A Hebrew-inscribed Pocket Watch from the Titanic Up for Auction

A Hebrew-Inscribed Pocket Watch from the Titanic is Up for Auction

A Hebrew-inscribed Pocket Watch from the Titanic Up for Auction

The watch up for auction is a timeless artifact.

Heritage Auctions of Dallas, Texas, will hold up for bidding a pocket watch belonging to Sinai Kantor, a Russian citizen sailing to the United States of America aboard the R.M.S Titanic.[/tweetit] It is expected that the non-working artifact will change hands for about $20,000 or more. Sinai Kantor died in the iceberg accident. Miriam Kantor, his wife, survived. Both hailed from the Russian town of Vitebsk. Sinai was 34 years old and Miriam was 24. The two were among the 285 passengers traveling in the second class accommodation of the ship. Titanic's destination was Southampton, England.

A Hebrew-inscribed Pocket Watch from the Titanic Up for Auction[/tweetthis]

The timepiece was a striking one. It was crafted in Switzerland, and the back of the watch carries an embossed seated Moses. The Jewish prophet holds the Hebrew language inscribed Commandments. The watch is a testimony to the fewer than 100 Jewish passengers aboard the Titanic. The ship, one of the largest passenger liners of that time, had a total of 1,503 passengers.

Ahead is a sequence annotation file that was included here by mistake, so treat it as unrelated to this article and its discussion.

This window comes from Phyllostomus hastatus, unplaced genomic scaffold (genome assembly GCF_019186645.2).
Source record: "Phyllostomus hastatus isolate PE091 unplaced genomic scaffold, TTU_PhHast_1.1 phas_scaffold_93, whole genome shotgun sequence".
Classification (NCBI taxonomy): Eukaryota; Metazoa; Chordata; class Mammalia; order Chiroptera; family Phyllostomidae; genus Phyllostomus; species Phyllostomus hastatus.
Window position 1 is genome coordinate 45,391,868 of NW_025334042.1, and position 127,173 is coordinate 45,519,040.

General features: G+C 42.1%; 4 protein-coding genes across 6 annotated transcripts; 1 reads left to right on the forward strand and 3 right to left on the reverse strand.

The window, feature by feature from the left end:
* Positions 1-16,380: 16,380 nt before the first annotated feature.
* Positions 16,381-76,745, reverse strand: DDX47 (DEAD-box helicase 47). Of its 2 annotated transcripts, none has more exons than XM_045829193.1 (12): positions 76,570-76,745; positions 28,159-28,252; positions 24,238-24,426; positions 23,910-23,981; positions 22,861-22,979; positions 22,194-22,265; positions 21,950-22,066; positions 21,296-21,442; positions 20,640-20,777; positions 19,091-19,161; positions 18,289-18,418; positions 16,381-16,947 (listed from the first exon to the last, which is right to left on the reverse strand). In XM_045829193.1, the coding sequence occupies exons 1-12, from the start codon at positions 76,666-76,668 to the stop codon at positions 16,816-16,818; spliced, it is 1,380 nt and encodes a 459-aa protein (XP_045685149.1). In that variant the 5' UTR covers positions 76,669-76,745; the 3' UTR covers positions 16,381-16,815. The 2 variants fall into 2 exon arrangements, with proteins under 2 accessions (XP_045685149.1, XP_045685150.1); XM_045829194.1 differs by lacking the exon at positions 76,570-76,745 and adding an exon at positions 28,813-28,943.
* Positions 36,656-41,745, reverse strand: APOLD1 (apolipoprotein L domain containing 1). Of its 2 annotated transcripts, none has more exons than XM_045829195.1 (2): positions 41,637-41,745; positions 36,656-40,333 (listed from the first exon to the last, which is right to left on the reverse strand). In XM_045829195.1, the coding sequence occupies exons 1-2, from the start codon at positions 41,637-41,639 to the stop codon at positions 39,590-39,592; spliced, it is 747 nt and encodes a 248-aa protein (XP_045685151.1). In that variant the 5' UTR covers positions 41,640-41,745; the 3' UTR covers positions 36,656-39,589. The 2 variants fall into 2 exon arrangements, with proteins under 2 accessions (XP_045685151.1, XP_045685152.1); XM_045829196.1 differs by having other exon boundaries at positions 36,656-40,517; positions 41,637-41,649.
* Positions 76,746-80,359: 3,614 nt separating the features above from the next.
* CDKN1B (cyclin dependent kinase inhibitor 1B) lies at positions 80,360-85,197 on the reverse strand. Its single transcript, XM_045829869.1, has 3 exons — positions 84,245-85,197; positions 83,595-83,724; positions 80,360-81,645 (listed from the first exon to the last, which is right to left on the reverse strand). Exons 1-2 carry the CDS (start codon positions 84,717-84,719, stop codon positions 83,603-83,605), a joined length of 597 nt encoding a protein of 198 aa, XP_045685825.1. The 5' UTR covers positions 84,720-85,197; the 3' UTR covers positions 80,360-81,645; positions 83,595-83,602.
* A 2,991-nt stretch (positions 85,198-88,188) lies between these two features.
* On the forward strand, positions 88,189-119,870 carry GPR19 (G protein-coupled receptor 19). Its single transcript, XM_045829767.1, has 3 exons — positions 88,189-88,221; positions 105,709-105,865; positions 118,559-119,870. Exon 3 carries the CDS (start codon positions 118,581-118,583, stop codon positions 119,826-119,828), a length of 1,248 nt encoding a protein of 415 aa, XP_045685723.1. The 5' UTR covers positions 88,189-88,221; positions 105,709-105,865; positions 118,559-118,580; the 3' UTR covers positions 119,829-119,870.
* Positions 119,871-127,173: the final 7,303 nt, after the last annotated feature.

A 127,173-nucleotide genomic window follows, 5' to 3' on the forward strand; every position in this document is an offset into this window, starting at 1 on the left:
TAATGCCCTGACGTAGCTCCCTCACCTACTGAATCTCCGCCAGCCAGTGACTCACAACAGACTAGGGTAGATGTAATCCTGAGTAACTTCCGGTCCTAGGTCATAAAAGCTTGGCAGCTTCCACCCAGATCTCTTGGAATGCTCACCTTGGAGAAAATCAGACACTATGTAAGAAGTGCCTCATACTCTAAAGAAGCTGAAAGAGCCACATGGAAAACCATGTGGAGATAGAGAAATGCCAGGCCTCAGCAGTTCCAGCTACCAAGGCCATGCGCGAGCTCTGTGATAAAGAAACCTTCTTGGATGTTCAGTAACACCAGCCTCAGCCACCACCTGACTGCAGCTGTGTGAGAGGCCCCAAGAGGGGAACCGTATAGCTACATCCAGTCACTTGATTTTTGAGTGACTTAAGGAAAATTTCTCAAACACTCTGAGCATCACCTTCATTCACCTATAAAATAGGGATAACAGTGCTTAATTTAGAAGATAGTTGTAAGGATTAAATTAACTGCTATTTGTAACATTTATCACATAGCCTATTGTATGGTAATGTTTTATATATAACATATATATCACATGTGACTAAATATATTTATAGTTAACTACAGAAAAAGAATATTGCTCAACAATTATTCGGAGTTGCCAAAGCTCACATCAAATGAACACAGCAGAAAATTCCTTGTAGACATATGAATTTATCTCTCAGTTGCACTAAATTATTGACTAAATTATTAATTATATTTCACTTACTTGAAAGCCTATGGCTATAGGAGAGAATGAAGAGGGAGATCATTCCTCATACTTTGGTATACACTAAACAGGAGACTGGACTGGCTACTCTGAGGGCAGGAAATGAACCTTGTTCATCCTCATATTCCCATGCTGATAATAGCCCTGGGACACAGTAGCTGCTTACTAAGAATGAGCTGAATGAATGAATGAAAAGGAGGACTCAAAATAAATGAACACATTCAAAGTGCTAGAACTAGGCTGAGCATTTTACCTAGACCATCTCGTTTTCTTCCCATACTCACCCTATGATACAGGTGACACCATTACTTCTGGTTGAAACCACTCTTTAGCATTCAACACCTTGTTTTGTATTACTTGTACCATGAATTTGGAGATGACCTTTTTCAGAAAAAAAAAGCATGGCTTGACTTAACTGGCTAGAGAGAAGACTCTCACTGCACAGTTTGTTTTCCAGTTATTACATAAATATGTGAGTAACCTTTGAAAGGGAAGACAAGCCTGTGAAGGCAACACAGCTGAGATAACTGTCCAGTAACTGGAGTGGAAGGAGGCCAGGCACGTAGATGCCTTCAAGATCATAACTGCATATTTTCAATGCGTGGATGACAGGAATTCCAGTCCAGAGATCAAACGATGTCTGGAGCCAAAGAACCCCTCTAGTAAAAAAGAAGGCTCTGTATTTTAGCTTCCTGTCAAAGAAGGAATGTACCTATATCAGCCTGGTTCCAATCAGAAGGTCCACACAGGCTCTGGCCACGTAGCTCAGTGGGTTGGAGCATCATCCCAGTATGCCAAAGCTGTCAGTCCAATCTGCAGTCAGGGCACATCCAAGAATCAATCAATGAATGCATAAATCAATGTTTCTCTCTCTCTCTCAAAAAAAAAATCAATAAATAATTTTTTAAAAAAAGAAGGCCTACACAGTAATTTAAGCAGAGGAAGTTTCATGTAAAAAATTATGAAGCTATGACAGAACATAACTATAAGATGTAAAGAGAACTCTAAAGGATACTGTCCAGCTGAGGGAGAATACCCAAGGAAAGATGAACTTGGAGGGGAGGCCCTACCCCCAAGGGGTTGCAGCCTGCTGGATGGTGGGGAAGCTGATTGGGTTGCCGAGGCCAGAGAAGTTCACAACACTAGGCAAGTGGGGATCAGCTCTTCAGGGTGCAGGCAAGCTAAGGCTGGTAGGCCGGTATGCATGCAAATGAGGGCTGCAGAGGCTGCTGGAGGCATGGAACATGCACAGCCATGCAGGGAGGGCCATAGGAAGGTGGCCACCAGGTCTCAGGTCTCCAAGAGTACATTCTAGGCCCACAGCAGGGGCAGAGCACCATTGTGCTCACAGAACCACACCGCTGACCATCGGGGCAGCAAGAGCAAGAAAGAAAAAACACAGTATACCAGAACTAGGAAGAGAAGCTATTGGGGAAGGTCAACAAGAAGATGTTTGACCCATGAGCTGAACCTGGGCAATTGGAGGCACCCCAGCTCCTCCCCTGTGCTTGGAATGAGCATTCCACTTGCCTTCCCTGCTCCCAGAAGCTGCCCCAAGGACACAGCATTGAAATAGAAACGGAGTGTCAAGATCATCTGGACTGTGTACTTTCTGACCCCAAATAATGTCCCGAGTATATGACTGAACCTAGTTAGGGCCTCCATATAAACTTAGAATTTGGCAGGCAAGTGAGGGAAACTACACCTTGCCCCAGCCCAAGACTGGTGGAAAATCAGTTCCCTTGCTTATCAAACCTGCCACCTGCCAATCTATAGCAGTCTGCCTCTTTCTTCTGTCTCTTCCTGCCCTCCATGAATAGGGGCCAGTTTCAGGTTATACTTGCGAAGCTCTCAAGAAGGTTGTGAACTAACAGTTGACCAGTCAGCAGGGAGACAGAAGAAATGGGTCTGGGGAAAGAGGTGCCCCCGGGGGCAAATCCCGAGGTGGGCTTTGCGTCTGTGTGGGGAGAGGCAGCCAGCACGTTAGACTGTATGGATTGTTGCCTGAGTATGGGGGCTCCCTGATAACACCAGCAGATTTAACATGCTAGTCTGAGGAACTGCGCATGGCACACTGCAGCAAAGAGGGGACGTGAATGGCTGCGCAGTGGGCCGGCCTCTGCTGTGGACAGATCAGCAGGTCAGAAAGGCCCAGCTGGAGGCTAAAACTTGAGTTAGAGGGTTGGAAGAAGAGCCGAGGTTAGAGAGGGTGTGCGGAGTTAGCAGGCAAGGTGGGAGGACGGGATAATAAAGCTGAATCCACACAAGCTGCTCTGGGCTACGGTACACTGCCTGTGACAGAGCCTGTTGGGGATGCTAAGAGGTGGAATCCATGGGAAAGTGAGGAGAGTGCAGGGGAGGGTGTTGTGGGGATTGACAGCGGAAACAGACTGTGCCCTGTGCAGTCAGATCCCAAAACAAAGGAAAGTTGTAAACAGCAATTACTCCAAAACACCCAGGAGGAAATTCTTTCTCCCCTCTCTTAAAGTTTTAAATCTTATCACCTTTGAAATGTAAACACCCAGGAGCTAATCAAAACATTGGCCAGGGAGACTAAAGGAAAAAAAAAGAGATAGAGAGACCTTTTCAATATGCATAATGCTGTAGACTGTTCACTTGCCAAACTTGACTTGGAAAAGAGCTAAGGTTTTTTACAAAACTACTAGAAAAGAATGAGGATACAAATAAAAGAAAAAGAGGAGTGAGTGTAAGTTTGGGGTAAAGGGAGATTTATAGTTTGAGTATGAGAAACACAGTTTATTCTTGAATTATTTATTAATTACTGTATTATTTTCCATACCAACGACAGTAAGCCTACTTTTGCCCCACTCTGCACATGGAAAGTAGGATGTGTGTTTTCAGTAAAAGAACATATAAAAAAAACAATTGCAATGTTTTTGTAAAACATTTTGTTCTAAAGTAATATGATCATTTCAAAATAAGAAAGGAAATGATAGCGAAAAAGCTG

The watch was rusted by sea water. Its face is about three inches in diameter containing Hebrew letters corresponding to numbers 1 through 12. The sea has claimed the watch hands. The back of the watch has Moses holding the Ten Commandments. The background has five palm trees and a clearly identifiable arch complete with Doric columns.

Heritage Auctions has the requisite paperwork for authenticity. The list of documents proving the genuineness of the timepiece includes a provenance letter written by one of the family's descendants. The details are all there: Kantor's profession as a furrier who wanted to study medicine or dentistry in the United States. His wife had similar academic ambitions. The couple bought ticket number 244367 by paying a princely sum of 26 pounds sterling. Accounting for inflation, the amount corresponds to about $3,666 in today's value. The watch at that time was a luxury item, made to be worn only by the rich and the prosperous. It was intended to be eye-catching. Researchers hold the opinion that a luxury accessory like this watch would have helped the Kantors to pass easier through immigration and customs. Wealth, at that time, like as it is now, facilitates the process.

Sinai Kantor died in the shipwreck. Miriam survived as children and women were prioritized for rescue. She clambered aboard lifeboat number 12 and finally reached the United States. The watch up for auction is a timeless artifact. 


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